So, have you heard?
Michael Nunn is fighting this weekend.
Yes… that Michael Nunn.
The same one who was a middleweight champion and a super middleweight champion. The same one who made title defenses against guys named Curry, Starling and Barkley, among others. The same one who subsequently spent more than a decade in jail on drug charges.
And the same one who turned 57 years old – yes, that 57 – three months ago.
If you think that seems peculiar on its own, you’re probably not alone.
But read on, it gets even better.
Nunn won’t actually be fighting a boxer. Instead, he’ll be matched with another of Iowa’s premier sports celebrities, a fellow by the name of Pat Miletich.
Miletich, for those unaware, was plying his trade in mixed martial arts during the back half of Nunn’s career. And he was no joke. In fact, he was in the UFC while the octagonal promotion was still counting its pay-per-view shows in double-digits, becoming its inaugural welterweight champion at UFC 17.5 in Brazil and defending four times before losing the title three years later at UFC 31 in New Jersey.
He went 2-2 after dropping the belt, last fought in 2008 and made the UFC hall of fame in 2014.
Oh, and he’s 52.
And lest either man feel too competitively comfortable, it’ll be neither a boxing nor an MMA fight.
Instead, they’re going with kickboxing.
Nunn has never kickboxed professionally. Neither has Miletich.
Nevertheless, they’ll be headlining a full outdoor show Saturday night on the midway at the Mississippi Valley Fairgrounds in Davenport, Iowa – though all the other bouts will be fists-only boxing.
Incidentally, per Boxrec.com, the final fight prior to the main event will match a super welterweight with 12 wins in 14 fights against a 42-year-old with precisely one win – yes, one – in 22 fights.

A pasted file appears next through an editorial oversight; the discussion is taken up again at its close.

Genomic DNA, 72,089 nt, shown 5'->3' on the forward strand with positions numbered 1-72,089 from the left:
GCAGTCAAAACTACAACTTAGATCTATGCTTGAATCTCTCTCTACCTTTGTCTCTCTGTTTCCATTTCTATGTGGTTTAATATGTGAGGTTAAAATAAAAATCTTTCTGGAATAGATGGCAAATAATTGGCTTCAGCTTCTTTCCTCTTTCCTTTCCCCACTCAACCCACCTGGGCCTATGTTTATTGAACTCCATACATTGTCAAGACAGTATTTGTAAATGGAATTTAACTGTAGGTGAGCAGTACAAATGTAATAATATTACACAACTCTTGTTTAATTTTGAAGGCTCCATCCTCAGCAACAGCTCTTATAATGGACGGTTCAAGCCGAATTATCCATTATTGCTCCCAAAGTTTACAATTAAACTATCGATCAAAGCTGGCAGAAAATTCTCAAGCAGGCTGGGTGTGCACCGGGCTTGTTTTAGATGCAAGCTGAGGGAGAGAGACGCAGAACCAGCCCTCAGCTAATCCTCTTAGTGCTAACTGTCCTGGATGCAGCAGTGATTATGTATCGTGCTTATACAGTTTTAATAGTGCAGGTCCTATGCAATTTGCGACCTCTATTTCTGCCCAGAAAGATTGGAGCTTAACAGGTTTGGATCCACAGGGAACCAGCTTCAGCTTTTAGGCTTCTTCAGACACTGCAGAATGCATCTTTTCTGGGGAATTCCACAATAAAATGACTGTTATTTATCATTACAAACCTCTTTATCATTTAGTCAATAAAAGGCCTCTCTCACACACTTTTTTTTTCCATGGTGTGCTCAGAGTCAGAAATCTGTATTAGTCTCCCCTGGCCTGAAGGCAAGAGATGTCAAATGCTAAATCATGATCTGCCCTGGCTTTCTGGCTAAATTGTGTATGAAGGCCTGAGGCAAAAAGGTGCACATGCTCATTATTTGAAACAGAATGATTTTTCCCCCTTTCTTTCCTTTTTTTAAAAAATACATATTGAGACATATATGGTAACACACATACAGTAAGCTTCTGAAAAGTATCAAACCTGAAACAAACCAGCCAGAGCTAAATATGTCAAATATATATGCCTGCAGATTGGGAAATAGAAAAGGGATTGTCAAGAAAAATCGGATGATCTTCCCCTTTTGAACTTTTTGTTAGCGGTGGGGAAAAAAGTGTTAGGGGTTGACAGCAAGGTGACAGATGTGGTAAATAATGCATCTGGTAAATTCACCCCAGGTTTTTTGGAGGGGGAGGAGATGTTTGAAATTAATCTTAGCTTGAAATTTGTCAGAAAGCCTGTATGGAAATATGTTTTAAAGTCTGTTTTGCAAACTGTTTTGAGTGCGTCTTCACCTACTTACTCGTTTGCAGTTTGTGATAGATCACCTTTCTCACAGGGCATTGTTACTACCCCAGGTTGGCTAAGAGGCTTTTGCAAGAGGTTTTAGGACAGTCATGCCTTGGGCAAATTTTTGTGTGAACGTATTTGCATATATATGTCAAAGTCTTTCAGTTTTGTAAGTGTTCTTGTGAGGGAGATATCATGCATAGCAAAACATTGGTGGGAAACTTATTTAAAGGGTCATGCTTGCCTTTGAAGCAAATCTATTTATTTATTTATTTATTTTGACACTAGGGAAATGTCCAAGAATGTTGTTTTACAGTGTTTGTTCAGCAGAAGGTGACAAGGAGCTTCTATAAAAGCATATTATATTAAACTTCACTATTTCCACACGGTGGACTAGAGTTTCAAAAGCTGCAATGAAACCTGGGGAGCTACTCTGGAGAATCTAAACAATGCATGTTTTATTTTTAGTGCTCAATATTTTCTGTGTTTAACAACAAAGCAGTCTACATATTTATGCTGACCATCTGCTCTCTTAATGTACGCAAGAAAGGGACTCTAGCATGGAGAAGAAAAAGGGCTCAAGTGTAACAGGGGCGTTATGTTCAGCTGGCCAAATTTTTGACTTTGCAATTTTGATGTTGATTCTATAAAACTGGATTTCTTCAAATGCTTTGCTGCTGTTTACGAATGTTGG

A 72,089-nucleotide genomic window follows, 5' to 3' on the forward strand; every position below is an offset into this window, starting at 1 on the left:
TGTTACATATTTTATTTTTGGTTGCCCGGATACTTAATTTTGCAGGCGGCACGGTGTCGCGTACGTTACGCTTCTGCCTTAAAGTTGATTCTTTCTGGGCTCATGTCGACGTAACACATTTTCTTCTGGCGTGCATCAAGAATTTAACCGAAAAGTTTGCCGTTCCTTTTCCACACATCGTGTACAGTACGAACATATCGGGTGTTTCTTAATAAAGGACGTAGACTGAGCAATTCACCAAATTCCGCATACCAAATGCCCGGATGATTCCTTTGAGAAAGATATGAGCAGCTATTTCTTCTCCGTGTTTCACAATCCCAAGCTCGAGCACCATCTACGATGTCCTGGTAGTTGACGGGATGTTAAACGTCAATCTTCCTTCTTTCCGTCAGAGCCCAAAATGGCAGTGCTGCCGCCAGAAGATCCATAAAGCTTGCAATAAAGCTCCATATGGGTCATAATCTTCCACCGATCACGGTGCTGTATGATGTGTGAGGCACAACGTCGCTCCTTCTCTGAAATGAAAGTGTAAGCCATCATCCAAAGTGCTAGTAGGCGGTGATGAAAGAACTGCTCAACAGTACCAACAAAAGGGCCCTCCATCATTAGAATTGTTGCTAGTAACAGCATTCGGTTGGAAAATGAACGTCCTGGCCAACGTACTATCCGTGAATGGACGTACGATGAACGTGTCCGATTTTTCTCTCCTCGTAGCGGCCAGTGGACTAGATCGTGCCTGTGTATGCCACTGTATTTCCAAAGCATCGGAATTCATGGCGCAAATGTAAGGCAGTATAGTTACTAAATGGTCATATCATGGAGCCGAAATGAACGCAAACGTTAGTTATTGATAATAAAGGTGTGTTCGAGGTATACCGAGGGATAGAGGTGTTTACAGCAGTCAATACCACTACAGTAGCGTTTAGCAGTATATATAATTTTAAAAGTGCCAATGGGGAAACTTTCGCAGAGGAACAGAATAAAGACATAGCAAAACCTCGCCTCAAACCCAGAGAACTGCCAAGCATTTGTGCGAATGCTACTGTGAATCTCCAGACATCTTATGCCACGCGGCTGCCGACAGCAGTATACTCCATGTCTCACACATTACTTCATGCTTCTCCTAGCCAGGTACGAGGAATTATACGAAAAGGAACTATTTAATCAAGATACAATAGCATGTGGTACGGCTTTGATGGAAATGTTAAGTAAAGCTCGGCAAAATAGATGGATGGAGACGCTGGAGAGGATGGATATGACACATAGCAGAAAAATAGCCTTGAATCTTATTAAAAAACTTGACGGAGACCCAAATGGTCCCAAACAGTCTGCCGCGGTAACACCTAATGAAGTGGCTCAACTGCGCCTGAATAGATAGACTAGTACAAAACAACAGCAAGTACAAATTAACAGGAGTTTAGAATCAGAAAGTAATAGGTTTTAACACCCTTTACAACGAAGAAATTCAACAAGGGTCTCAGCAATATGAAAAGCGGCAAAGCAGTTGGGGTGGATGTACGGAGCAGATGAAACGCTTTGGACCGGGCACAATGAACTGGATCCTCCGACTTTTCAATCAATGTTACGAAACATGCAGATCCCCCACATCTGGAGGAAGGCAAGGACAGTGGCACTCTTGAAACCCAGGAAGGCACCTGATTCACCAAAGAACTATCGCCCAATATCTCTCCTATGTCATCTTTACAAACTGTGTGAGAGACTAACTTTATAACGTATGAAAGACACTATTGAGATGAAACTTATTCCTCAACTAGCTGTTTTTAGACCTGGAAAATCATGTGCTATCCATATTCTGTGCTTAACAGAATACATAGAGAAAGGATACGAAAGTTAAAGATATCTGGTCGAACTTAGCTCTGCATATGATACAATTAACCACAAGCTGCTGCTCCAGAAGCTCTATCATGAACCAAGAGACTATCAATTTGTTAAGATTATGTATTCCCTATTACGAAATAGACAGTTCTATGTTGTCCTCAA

Last but not least, the card will be put on in front of a crowd.
Possibly a large one. Some have suggested it will draw several thousand.
According to the Quad-City Times, it’s just what a quarantine-weary, unrest-rattled area needs.
“After everything the Quad-Cities and the rest of the country have been through the past several months — a pandemic that has shut down much of life as we know it and race-related protests and violence that have created worldwide anger and anguish — this might be just the diversion we need to bring people closer together,” columnist Don Doxsie wrote last month.
Suffice to say, however, a member of the state athletic commission disagrees.
Vehemently enough to surrender his job.
Indeed, Franklin DeToye, who’s been a deputy commissioner in Iowa for more than 10 years, said he’ll step down if promoter Monte Cox’s show goes on as scheduled.
“I can't speak for other commission members, but I am so ashamed of how this has unfolded, to me it proves our commission has failed to safely ensure the safety, integrity and well-being of not only fighters, but also fans,” he said. “If this event happens, I'm resigning my position because obviously our commission has lost its way.”
DeToye’s career-changing issue isn’t solely with the idea of a 57-year-old fighting a 52-year-old in a sport in which neither have competed professionally. And it’s not only with the idea that the event could take place in front of thousands of people – with no mandates for mask-wearing, etc.
Instead, he said, it’s for a combination of those things, and more.
DeToye said the event – announced earlier this year and subsequently delayed – was called off last month after he consulted with outgoing executive commissioner Joe Walsh, who was already planning to step down after 13 years. He said that decision “didn’t sit well” with Cox, whom he said went straight to the office of Gov. Kim Reynolds. Soon after, DeToye said, the commission’s new leader, Rod Roberts, gave approval for the event “under pressure from the governor’s office.”
The governor’s office did not reply to a request for comment in time for publication.